– Khalid Shaheed
Let’s take a closer look at Muslims in early America. Keep in mind that because of the social conditions imposed on them, Muslims that were brought to our country as slaves could not produce the institutions necessary to sustain their way of life for themselves and for generations to come. It was the communal aspect of Islam that was not allowed in and for all intents and purposes this aspect embeds needed institutions for people to flourish. What we have historically are traces of practices and beliefs. These traces could not stand very long without needed support from established masajid, schools, etc.
Dr. Sylviane Diouf says in her book African Muslims enslaved in the Americas that Bilali Muhammad “patriarch of Sapelo, always wore a cap that resembled a Turkish Fez, noted a white woman who met him and his family in the late 1850s”. She, Dr. Diouf, maintains that he had to find a creative way to make this Fez cap in America because he could not have brought it with him and he had been in America all his adult life.
In the same above mentioned book Dr. Sylviane talked about Bilali’s daughter Margaret. Margaret’s daughter, Kate has reported in broken English that her mother did not were a scarf tied and rapped around her head the way she did but instead her mother’s scarf would hang down around her neck, bosom and shoulders. Bilali’s grand daughter Kate was alive on Sapelo Island, Georgia in the late 1930’s and a picture of her exist in Dr. Allan Austin book African Muslim in Antebellum America on page p. 97. It is truly amazing that when she describes how her mother wore her scarf, she describes the Kee mah (covering) that is mentioned by Allah in the Quran for Muslim women.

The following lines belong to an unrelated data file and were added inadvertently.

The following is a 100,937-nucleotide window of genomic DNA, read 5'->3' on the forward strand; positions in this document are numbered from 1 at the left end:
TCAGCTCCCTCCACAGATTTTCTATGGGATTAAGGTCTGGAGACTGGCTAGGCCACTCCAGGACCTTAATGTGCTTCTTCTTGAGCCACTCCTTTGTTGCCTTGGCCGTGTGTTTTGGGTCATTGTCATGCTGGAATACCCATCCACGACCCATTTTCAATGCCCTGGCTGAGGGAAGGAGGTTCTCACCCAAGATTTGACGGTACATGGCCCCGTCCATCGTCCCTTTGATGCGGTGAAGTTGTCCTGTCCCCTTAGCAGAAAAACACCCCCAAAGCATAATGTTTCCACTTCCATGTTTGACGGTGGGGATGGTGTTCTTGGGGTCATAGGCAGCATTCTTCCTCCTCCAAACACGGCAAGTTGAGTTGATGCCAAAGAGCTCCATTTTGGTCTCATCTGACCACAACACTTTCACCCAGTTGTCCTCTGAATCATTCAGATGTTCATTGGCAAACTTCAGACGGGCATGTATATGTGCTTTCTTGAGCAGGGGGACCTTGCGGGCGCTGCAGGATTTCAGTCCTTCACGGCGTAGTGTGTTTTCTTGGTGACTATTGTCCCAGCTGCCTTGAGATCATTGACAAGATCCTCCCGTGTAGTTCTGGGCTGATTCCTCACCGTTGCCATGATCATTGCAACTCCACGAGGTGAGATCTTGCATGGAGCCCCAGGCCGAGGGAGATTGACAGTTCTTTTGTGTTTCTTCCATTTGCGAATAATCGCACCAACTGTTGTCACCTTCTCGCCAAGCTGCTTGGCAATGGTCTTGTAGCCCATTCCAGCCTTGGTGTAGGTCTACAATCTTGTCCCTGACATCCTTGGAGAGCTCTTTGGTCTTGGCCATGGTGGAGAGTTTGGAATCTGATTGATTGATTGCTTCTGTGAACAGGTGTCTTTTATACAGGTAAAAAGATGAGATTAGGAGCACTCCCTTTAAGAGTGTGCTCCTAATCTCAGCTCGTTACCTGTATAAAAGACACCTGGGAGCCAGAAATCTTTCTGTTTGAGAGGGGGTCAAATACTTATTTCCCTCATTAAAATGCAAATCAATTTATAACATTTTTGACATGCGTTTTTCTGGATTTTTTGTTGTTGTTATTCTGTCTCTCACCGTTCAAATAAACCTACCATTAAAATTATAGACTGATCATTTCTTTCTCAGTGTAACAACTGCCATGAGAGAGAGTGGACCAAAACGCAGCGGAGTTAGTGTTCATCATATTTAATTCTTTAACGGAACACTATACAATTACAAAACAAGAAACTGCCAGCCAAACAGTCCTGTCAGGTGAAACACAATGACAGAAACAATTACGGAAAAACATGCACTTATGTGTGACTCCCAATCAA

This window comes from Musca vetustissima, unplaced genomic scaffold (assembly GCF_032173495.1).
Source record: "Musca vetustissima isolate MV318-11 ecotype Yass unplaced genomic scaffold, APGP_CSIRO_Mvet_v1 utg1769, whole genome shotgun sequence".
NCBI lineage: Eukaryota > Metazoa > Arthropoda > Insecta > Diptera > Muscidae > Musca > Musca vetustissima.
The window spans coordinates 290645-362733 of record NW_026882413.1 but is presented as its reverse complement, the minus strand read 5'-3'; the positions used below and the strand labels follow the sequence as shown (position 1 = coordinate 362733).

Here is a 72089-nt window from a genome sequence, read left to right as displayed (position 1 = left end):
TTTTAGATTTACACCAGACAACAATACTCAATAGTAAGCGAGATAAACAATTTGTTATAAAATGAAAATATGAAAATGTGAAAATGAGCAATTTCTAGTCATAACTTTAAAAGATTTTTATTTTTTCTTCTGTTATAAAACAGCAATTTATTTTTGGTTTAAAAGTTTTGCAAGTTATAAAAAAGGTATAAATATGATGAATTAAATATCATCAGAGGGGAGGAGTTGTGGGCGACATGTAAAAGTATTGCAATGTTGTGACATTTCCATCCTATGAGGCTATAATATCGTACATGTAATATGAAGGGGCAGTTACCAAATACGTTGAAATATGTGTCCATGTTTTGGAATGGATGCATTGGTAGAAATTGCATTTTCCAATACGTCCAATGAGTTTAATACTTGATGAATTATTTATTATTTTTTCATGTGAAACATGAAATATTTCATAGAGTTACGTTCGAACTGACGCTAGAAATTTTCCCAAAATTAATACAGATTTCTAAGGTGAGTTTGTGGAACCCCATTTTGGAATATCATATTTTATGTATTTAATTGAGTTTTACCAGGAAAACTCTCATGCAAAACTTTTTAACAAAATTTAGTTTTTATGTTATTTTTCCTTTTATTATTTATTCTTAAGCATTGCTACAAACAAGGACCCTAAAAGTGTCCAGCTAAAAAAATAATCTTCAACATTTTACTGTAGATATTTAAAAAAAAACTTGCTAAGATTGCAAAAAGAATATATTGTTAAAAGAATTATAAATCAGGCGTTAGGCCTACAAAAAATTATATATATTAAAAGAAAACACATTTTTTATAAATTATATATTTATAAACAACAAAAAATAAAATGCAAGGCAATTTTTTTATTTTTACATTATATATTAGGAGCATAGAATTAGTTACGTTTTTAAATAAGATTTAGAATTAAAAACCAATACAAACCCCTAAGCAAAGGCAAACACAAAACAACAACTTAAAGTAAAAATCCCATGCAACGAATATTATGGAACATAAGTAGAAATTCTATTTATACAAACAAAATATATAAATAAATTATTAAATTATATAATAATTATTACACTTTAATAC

What we see in these reports is evidence of Islamic presence and an Islamic legacy that has deep roots among indigenous people in America. These reports also remind us of the hardship and struggles these people probably experienced in trying to maintain their belief in one God and their deeply cherished Muslim practices against what appeared to be insurmountable odds.
Inter-Racial Marriage in Post Racial America-How Well Do You Know Yourself? – Amir Makin